courtesy of NBA
While many students are dancing at The Boot on Friday nights, Lynn Kleinberger is dancing in front of the crowd at New Orleans Hornets’ basketball games.
Kleinberger, psychology junior, is a Honeybee cheerleader for the New Orleans’ Hornets. Since last July, Kleinberger has been spending 20 to 30 hours a week in games, practices and appearances, all while remaining a full-time student at Loyola.
“I’m taking 12 hours, and I have this full time job, but I’ve learned how to manage everything. It doesn’t leave much time for a social life, but that’s not really an issue. I’m pretty much always busy,” Kleinberger said.
But Kleinberger, who has been taking dance lessons since she was two years old, isn’t a stranger to hard work. She tried out to be a Honeybee twice before she made the team.
“The first year I found out about it two days before the audition, so I obviously didn’t make the team. But I just worked harder and harder every year until I made it. Last year I made finals but then didn’t make it. This time I worked like, 20 times harder than the past years,” Kleinberger said.
Kleinberger said her older sister Niki, who recently graduated from Tulane as a dance major, was the reason she was inspired to try out in the first place.
“My sister was the one who encouraged me to do it,” she said. “She definitely was my support system for all of this, pushing me to do it again and again. I probably wouldn’t have even heard of the Honeybees if it wasn’t for her.”
On a typical weekday, Kleinberger starts off with class at either 9:30 a.m. or 10:30 a.m. She then works out at the Rec Plex for an hour and heads to her next class. Each evening, she attends either a game or practice. Once she is home for the night, she hits the books, goes to bed and starts the cycle all over again. On weekends, Kleinberger also has service learning and, depending on the game schedule, may have practices, games or appearances at least one day of the weekend as well.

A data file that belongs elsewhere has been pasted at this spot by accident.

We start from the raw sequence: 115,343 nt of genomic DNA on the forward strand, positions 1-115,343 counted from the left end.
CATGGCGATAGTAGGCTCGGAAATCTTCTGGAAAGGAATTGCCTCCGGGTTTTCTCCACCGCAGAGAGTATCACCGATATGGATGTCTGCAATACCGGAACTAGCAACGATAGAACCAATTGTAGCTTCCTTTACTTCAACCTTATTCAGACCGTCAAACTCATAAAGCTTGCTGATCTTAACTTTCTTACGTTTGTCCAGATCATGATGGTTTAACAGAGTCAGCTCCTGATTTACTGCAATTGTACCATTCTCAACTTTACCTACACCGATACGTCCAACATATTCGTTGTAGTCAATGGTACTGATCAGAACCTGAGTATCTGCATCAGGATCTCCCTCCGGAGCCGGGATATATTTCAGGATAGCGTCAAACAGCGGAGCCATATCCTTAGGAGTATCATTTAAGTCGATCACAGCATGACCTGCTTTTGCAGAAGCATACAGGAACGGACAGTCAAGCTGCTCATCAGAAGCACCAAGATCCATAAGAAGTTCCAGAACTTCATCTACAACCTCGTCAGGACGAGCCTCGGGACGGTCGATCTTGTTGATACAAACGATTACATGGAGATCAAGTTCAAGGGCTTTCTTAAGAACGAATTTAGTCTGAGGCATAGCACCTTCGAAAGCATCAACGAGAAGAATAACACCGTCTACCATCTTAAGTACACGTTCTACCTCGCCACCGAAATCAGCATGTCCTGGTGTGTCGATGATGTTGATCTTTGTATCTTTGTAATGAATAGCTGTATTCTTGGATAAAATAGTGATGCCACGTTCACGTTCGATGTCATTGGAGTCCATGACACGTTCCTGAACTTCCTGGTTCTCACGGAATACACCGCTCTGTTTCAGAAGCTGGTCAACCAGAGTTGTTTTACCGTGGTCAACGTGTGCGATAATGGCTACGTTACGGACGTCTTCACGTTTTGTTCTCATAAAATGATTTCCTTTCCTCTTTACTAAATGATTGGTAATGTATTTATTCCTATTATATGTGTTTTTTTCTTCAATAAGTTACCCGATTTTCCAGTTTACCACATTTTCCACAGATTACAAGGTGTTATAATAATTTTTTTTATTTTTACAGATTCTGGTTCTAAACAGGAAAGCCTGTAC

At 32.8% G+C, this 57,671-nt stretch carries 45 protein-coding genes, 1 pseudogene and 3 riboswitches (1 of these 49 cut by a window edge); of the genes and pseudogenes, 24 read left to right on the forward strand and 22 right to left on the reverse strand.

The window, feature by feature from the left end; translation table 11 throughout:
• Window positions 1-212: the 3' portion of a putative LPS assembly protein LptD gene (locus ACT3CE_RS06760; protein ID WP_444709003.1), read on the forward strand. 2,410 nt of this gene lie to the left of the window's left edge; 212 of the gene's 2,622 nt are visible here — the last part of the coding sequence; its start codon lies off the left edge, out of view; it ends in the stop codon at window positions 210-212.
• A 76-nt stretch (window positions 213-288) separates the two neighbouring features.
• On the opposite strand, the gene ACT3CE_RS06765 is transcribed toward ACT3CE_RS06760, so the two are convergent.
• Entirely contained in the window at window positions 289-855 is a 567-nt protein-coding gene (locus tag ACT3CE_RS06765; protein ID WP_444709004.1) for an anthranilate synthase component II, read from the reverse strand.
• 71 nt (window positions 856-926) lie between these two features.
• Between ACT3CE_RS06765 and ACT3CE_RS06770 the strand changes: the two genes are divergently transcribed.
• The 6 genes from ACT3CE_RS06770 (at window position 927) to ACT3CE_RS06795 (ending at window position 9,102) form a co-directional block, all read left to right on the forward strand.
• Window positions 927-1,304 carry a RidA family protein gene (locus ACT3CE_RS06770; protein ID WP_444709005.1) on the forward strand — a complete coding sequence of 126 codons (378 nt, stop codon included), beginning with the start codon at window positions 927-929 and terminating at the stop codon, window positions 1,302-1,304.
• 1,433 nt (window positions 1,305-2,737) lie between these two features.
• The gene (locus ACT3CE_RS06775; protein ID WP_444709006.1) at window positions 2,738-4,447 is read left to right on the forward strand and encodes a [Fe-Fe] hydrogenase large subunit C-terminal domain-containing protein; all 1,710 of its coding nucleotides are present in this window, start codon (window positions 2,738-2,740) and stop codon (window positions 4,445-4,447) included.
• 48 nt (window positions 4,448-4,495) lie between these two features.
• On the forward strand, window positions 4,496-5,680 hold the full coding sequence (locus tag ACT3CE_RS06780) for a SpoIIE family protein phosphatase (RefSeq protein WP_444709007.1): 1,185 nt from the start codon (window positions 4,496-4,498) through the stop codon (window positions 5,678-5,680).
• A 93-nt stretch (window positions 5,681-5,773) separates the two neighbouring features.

Each practice lasts for four hours at a time, two to three nights a week. During this time, the Honeybees begin with an intense strength and endurance workout with the Hornets’ trainers. Then, the group practices or learns new dances to perform at games and appearances.
“If you aren’t consistently working out, you can tell; you get tired earlier, you aren’t going as hard. I have definitely never been this fit,” Kleinberger said.
Despite the rigorous schedule, Kleinberger has stayed grounded.
“In all honesty, I’ve been making better grades this year than I have in my entire college career,” she said.
Kleinberger isn’t the only Honeybee who is also a student. Of the 22 members of the team, about half of them are enrolled as full-time college students, though Kleinberger is the only member from Loyola.
“Being with the girls all the time, you become really close. We all get along. I feel like I could pretty much talk to all of them about anything. It’s definitely a family atmosphere,” Kleinberger said.
Despite their affiliation with the Hornets, however, Kleinberger said that Honeybees are not allowed to hang out with Hornets players.
“It’s in our contract that we can’t talk to players, but it really just works out on both ends and takes away any sort of conflict,” she said.
In addition to getting paid for practices, games and appearances, Honeybees are offered various other perks as well. Each dancer is given two free tickets to every game and gets to have her hair and makeup done for every event. But the experience as a whole, Kleinberger says, is what has made her run as a Honeybee so special.
“I’ll definitely always remember being an NBA cheerleader. It’s been the most fun time of my life. I’ve always loved performing and dancing in front of an audience, so the fact that I’m getting paid to do exactly what I’ve wanted to do my entire life is a dream come true. It’s been worth all the hard work,” Kleinberger said.
Shannon Donaldson can be reached at